Introduction Despite the benefits and growing acceptance that palliative care should be made available to seriously ill, frail and dying people (Kavalieratos et al. 2016, Singer et al. 2016), for some, this is still not the case. This study used historical routine data to determine the factors associatedwith not receiving palliative care.
Methods Four electronic healthcare databases (Discharge Abstract Database recording Hospital care, Emergency Department Database, PARIS community care database, Palliative Care patient registry database) were linked for all deceased patients over 2 years in a suburban population of 200,000 in Vancouver, Canada.
Results 2504 deceased individuals were identified. Of these, 2424 patients could be linked and assigned to a leading cause of death (761 cancer, 689 dementia/frailty, 974 organ failure). 67% of all patients had a record of receiving palliative care, however, almost half of these received less than 56 days of palliative care.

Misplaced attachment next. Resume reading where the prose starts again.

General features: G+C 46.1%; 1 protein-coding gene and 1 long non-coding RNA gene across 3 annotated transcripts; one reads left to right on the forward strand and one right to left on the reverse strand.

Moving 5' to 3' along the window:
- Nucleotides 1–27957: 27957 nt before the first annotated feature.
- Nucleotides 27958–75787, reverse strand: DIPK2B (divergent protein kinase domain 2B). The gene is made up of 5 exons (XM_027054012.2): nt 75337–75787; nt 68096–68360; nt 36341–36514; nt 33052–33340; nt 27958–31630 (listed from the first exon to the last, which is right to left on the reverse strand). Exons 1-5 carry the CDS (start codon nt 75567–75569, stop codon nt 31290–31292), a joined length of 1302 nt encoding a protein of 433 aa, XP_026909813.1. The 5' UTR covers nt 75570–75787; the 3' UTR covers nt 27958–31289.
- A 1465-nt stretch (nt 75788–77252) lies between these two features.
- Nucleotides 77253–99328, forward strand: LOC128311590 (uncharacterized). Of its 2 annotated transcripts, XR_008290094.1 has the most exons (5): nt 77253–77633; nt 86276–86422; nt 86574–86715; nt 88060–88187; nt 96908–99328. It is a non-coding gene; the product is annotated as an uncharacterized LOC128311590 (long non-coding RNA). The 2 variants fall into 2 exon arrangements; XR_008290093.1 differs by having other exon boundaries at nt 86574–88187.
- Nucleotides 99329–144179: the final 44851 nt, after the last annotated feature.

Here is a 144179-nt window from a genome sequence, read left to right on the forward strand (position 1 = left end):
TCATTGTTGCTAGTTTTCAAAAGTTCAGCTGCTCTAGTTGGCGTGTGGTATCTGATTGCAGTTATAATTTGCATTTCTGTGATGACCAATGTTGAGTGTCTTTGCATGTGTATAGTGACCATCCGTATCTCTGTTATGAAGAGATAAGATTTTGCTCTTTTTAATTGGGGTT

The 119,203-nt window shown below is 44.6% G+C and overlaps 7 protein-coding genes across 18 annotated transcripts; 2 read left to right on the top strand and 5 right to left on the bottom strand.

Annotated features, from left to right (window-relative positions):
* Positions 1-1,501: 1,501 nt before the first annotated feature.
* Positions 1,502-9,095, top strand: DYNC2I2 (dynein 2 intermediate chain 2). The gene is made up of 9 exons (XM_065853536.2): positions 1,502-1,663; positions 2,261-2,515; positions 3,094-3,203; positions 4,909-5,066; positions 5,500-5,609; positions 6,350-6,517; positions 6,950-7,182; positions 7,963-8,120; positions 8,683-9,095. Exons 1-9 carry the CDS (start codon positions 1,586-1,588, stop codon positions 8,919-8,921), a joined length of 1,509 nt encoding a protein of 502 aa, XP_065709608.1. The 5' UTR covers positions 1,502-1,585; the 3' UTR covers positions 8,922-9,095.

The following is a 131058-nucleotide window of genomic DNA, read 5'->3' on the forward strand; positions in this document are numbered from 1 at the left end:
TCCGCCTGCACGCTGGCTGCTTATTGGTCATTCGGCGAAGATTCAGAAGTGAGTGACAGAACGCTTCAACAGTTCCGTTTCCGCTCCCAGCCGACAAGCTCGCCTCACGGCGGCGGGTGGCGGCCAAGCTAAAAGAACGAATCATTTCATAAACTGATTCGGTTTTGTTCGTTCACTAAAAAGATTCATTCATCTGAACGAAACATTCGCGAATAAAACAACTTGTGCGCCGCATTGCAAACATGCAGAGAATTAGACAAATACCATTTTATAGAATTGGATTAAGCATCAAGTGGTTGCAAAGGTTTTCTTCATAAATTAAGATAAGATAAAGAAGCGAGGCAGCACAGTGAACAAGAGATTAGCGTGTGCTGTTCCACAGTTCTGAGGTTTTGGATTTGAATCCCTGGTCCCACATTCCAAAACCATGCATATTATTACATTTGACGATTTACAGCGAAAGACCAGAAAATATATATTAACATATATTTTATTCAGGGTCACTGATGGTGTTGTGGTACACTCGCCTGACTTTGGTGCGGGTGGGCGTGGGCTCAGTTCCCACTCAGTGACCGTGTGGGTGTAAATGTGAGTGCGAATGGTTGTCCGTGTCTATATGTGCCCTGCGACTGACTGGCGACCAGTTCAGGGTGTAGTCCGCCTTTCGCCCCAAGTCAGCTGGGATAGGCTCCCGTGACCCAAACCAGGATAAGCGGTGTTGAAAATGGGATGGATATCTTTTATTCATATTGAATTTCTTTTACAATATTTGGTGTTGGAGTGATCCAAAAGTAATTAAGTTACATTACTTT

For people facing end of life illness, factors increasing the risk of not being offered palliative care were:
No attachment to a general practitioner,
Organ failure/non–malignant diagnoses,
Males with organ failure/non–malignant diagnoses,
Very low median household income and,
Patients with dementia living at home.
Conclusion With the use of routine data it is possible to proactively identify and respond to patients in high-risk categories, reducing reliance on referral by clinicians. Routine data can be used to predict the palliative care needs of specific geographical areas.
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